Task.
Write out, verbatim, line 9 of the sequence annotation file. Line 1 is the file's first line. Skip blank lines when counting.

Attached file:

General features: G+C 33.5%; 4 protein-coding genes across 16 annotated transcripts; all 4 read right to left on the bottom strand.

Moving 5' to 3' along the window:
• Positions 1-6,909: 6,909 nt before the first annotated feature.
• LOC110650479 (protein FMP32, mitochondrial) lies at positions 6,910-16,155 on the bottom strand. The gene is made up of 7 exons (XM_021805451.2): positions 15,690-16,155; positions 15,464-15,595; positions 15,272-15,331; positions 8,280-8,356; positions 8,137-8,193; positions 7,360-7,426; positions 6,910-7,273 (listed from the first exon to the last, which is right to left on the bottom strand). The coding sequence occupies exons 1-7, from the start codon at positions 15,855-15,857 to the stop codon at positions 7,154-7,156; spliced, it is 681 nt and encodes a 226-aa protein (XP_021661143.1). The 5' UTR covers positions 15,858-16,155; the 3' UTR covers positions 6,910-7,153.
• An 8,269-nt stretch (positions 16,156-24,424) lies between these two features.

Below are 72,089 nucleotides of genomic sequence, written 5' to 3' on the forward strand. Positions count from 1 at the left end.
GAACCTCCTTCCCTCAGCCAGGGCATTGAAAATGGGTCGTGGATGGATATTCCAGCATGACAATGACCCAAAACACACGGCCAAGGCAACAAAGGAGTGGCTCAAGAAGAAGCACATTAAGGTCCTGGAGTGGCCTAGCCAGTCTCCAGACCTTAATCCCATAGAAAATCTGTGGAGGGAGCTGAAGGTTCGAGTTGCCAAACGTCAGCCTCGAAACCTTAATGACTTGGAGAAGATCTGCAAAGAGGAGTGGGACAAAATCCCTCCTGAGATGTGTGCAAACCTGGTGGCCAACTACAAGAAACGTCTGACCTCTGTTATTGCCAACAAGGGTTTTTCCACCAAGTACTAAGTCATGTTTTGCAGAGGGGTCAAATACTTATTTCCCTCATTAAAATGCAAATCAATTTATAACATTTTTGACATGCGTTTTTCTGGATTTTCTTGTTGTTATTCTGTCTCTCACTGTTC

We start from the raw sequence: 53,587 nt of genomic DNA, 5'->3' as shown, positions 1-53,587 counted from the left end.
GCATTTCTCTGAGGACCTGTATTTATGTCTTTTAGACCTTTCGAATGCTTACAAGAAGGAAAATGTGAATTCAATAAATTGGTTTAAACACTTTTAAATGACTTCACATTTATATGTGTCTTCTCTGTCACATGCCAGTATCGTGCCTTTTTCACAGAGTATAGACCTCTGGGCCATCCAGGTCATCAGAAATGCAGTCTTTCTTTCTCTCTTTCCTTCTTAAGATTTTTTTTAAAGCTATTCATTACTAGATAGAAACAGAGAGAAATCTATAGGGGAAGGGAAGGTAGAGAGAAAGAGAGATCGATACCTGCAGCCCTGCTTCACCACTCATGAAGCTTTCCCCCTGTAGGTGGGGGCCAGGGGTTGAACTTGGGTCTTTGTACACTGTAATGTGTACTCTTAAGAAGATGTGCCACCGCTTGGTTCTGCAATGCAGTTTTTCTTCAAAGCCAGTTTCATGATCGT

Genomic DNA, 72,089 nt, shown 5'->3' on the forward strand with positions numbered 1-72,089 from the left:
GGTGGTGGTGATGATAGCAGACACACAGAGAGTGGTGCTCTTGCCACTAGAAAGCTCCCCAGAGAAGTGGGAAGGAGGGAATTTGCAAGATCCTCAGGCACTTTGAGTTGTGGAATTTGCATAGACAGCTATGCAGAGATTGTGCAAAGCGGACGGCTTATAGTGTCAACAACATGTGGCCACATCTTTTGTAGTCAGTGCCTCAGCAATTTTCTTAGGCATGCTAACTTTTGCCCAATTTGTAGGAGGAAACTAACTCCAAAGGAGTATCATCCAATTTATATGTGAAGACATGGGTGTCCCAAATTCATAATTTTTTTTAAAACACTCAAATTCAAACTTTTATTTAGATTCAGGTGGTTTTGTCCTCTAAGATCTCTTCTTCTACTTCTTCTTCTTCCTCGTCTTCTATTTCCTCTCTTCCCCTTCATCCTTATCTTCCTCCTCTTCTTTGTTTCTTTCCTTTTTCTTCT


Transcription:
GCATTTCTCTGAGGACCTGTATTTATGTCTTTTAGACCTTTCGAATGCTTACAAGAAGGAAAATGTGAATTCAATAAATTGGTTTAAACACTTTTAAATGACTTCACATTTATATGTGTCTTCTCTGTCACATGCCAGTATCGTGCCTTTTTCACAGAGTATAGACCTCTGGGCCATCCAGGTCATCAGAAATGCAGTCTTTCTTTCTCTCTTTCCTTCTTAAGATTTTTTTTAAAGCTATTCATTACTAGATAGAAACAGAGAGAAATCTATAGGGGAAGGGAAGGTAGAGAGAAAGAGAGATCGATACCTGCAGCCCTGCTTCACCACTCATGAAGCTTTCCCCCTGTAGGTGGGGGCCAGGGGTTGAACTTGGGTCTTTGTACACTGTAATGTGTACTCTTAAGAAGATGTGCCACCGCTTGGTTCTGCAATGCAGTTTTTCTTCAAAGCCAGTTTCATGATCGT